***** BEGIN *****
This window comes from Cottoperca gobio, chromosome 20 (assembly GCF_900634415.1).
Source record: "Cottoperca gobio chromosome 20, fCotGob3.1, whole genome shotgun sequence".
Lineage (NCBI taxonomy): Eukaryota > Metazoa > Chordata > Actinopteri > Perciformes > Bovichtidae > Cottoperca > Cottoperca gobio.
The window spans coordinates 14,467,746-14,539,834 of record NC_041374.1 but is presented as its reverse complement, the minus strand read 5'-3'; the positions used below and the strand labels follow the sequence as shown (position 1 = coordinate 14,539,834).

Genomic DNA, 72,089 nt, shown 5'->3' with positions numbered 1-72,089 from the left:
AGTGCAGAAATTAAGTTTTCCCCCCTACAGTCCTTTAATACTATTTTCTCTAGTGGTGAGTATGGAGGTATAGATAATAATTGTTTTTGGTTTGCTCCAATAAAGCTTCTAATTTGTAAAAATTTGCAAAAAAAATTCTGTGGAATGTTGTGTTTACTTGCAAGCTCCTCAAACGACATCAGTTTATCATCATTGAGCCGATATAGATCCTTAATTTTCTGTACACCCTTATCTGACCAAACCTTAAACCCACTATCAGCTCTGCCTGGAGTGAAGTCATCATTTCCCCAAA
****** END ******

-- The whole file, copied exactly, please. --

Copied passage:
This window comes from Cottoperca gobio, chromosome 20 (assembly GCF_900634415.1).
Source record: "Cottoperca gobio chromosome 20, fCotGob3.1, whole genome shotgun sequence".
Lineage (NCBI taxonomy): Eukaryota > Metazoa > Chordata > Actinopteri > Perciformes > Bovichtidae > Cottoperca > Cottoperca gobio.
The window spans coordinates 14,467,746-14,539,834 of record NC_041374.1 but is presented as its reverse complement, the minus strand read 5'-3'; the positions used below and the strand labels follow the sequence as shown (position 1 = coordinate 14,539,834).

Genomic DNA, 72,089 nt, shown 5'->3' with positions numbered 1-72,089 from the left:
AGTGCAGAAATTAAGTTTTCCCCCCTACAGTCCTTTAATACTATTTTCTCTAGTGGTGAGTATGGAGGTATAGATAATAATTGTTTTTGGTTTGCTCCAATAAAGCTTCTAATTTGTAAAAATTTGCAAAAAAAATTCTGTGGAATGTTGTGTTTACTTGCAAGCTCCTCAAACGACATCAGTTTATCATCATTGAGCCGATATAGATCCTTAATTTTCTGTACACCCTTATCTGACCAAACCTTAAACCCACTATCAGCTCTGCCTGGAGTGAAGTCATCATTTCCCCAAA